Police provided only a general description of the attackers in the report — a black male with a “faded” hairstyle, a black male in a “blue with white” shirt, and the white male who punched the victim, also wearing a blue with white shirt. The suspects were reported to have left the scene in a white Cadillac SUV. Detectives also may have a partial license plate to work with:
According to the report, the incident may have been captured on the restaurant’s security video system but SPD tells CHS it doesn’t have more information to share at this time. According to a department spokesperson, the investigation is currently being reviewed by the SPD bias crimes unit.
The latest citywide bias crimes data trends show that reports of hate crimes — especially criminal incidents like this assault with an added hate crime element — continue to increase in Seattle.
UPDATE 9/22/2017 8:55 AM: In a statement, Rancho Bravo management decried the attack and called Capitol Hill “a vibrant example of self-expression and freedom.” The restaurant said it does not, however, have video of the assault. “Up to now, out of respect for personal privacy we have had a policy of not monitoring the dining area. In light of recent events we will now change that policy.” The restaurant urged anybody with information that might aid the investigation to call 911.
Reflective of Kaiser Permanente Washington’s value proposition to offer highly specialized, world class medical care in state of the art facilities, the organization today announced that it has earmarked $400 million to renovate and redesign its full Capitol Hill flagship campus by 2022, and invest in the near-term launch of new medical clinic sites throughout the region.
“We are so pleased to announce these bold investments to expand access to our nationally proven medical excellence to even more people in the state of Washington,” said Susan Mullaney, president, Kaiser Permanente Washington. “Despite already offering statewide specialty, primary and ambulatory care sites, Kaiser Permanente plans to open even more locations soon, including a brand new medical center in Burien this November.” Continue reading
104.9 FM pic.twitter.com/pga1B7k11g
— Hollow Earth Radio (@hollowearth) September 19, 2017
With a track featuring “broken keyboard playing random notes w/ frogs in the woods,” a project three years in the making has crackled to life over the airwaves of the Central District. Tuesday, KHUH, 104.9 FM, officially began broadcasting as a “low power” radio station.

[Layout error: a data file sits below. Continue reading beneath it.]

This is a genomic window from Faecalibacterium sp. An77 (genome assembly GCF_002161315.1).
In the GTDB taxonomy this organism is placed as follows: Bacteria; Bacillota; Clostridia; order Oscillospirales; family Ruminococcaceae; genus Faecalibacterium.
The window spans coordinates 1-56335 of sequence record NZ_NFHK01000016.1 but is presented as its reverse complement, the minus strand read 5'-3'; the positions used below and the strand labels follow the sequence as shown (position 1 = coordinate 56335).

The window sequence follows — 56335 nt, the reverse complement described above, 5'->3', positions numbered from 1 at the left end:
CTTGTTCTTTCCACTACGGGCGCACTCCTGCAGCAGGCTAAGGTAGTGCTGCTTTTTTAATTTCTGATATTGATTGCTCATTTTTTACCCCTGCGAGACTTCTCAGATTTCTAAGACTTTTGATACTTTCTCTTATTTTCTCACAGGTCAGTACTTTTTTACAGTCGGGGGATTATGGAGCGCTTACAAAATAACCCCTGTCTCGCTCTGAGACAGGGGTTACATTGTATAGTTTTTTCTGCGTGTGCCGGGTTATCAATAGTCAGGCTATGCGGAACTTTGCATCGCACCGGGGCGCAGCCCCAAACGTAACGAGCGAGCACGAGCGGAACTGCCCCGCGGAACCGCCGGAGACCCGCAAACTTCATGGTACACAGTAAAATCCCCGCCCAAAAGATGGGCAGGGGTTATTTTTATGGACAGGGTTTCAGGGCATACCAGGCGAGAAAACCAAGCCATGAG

E Union’s Community-run Hollow Earth Radio powers the station with a schedule of eclectic and local music as well as neighborhood current affairs and issues. You can also continue to listen to HER online at hollowearthradio.org.
CHS first covered the plans for a micro-wave of micro-broadcasters to join the Seattle airwaves and secure low power FM broadcast permission from the FCC while deploying new broadcasting towers and equipment back in September 2014. A quest to raise $25,000 to launch the station was completed successfully last year.
Though the Hollow Earth community broadcasts have been available online for a decade, those involved with the station said the FM signal was import to reach neighbors without access to computers and that the low power station’s launch would also be a symbolic victory for alternative radio broadcasting.
KHUH will share the Central District and nearby radio dial with Seattle University which launched its own low power FM station in February 2016 on KXSU, 102.1 FM.
With the right twiddling of knobs and careful antenna alignment, you might be able to pick up either station around Capitol Hill — though some will experience an interesting mash-up, of sorts, as Tacoma hip-hop station KUBE also bleeds through at 104.9 FM.
Hollow Earth is volunteer-run and community-backed. You can learn more at hollowearthradio.org.
— Phil Neff (@cascadiasolid) September 20, 2017
The building formerly home to a Capitol Hill’s “dog lounge” burned Wednesday morning in a smoke-spewing fire that sent one woman to the hospital.